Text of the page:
As part of Prime’s GuidedHealth comprehensive care management suite, the Missed Refill Program letter educated members on the importance of taking their medication as prescribed and provided resources to help overcome barriers that may be contributing to missing refills. The program was a success when comparing refill rates between members who received a letter and members in the control group who did not. In the group receiving a letter, Prime saw:
- 18% higher refill rate among members taking depression medicines
- 14% higher refill rate among members taking diabetes medicines
- 15% higher refill rate among members taking asthma medicines
“We are extremely encouraged by these results because we believe that when members refill their medicines, they stay healthier and avoid other costlier health care services,” said Steven Champaloux, principal data scientist, Prime Therapeutics. “We also know from previous research that adherence to depression medicine increases the likelihood that someone is adherent to their other medicines. This result is extremely encouraging for the holistic health of Medicaid members.”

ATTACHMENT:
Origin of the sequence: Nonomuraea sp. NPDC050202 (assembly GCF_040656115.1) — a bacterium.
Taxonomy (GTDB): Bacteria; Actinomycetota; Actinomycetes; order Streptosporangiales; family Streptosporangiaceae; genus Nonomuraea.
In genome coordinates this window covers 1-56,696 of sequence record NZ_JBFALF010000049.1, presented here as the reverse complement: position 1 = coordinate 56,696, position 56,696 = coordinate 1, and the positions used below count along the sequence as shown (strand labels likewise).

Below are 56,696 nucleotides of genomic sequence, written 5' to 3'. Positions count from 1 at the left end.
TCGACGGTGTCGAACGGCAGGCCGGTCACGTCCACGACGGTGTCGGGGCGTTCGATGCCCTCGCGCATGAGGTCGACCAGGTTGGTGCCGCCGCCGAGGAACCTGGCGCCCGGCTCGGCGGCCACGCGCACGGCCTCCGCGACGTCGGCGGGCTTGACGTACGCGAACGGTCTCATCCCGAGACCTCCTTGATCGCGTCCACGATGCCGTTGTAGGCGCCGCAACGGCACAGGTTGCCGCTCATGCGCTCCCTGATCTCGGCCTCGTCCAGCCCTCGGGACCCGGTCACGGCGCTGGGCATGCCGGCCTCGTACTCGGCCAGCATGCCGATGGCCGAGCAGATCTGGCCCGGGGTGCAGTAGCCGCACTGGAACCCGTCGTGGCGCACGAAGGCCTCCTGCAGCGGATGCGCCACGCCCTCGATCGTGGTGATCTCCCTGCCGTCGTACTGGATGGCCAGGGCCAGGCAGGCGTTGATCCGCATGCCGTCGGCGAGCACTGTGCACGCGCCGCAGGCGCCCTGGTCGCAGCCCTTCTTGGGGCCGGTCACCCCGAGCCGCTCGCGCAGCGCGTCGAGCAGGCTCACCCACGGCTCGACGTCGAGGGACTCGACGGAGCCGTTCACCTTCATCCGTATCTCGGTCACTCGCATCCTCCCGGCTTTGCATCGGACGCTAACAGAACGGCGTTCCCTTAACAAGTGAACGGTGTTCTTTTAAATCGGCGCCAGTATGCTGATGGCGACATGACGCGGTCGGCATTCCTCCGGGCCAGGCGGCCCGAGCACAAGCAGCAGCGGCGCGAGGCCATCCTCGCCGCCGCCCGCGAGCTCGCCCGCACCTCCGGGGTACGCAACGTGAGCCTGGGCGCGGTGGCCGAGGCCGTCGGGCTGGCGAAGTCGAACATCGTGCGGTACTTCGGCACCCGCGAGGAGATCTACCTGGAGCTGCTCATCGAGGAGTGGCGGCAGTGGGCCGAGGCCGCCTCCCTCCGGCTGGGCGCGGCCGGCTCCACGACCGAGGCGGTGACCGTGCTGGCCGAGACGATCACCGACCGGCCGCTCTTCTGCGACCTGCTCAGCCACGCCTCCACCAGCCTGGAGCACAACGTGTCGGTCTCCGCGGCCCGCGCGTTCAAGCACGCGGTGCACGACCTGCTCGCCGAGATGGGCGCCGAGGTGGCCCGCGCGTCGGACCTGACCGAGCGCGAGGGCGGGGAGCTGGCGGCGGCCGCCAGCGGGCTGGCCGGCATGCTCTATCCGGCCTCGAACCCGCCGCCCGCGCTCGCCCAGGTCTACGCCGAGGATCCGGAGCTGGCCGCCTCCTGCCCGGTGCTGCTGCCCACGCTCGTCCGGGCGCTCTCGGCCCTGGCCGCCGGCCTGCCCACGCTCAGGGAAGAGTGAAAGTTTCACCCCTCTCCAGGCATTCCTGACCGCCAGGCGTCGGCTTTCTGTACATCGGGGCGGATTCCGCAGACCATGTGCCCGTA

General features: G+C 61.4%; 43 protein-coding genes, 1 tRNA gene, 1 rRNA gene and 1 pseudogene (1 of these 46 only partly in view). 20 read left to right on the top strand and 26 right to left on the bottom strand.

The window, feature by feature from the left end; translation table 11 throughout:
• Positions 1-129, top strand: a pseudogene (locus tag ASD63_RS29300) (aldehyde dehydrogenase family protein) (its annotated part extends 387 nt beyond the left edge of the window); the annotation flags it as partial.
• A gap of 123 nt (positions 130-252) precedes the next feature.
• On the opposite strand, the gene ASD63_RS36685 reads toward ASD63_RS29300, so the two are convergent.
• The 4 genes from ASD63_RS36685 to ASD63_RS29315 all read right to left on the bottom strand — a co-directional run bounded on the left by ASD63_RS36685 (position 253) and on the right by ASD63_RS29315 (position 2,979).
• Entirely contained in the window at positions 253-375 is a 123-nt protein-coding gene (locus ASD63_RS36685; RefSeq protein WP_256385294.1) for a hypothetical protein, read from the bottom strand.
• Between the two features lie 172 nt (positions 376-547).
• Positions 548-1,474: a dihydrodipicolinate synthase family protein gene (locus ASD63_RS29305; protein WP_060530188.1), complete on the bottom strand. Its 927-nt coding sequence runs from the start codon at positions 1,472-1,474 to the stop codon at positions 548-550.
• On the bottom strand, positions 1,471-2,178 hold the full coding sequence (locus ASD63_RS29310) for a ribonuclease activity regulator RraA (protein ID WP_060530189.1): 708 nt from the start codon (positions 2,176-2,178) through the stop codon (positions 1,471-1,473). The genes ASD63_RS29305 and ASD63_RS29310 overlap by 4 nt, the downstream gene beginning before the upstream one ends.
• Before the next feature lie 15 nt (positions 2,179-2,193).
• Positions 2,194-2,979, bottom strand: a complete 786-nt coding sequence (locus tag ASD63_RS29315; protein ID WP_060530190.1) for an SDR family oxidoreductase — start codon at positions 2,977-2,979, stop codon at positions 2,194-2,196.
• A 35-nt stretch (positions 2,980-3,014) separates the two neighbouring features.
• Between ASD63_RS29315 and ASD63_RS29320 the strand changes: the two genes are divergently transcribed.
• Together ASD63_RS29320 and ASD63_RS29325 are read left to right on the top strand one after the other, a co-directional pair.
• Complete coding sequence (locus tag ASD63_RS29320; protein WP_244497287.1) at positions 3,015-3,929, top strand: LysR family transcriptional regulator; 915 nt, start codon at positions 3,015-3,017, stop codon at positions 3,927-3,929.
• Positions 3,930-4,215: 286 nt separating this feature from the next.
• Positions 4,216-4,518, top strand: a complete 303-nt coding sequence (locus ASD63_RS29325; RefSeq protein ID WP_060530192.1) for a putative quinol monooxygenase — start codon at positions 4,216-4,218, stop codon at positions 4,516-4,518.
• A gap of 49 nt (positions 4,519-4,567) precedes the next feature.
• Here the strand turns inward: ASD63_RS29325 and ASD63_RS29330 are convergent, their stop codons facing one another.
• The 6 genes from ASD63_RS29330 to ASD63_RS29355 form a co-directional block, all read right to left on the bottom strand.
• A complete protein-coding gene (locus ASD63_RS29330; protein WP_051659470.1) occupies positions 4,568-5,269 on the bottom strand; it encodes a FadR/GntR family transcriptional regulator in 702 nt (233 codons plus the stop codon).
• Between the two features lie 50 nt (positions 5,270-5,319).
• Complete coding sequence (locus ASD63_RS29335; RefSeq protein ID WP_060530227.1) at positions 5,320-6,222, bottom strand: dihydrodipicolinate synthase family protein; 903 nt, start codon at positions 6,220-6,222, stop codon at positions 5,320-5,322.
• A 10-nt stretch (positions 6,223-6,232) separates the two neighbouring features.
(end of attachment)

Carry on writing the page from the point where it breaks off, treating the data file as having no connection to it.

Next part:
“We work hard, in collaboration with physicians, to educate our members about the importance of medication adherence, which can lead to better health outcomes and healthier lives,” said Jay Gandhi, vice president, Enterprise Pharmacy Government Programs, HCSC. “The Medicaid Missed Refill Program is one component of our broader outreach efforts to provide information that helps guide our members in their health care journey.”
A common concern about mailing letters to the Medicaid population is the lack of an accurate address resulting in wasted effort and costs. In this program, only 0.5% of mailings were returned to sender, signifying a reliable database of addresses for the population.
“Health plan-administered clinical programs to Medicaid recipients are understudied and, to our knowledge, this is the first study of its kind assessing the impact of a refill reminder letter from a health insurer to Medicaid members,” added Champaloux. “Based on the positive results, we highly encourage health plans to consider similar campaigns to increase refill rates of medicines for chronic condition among this population.”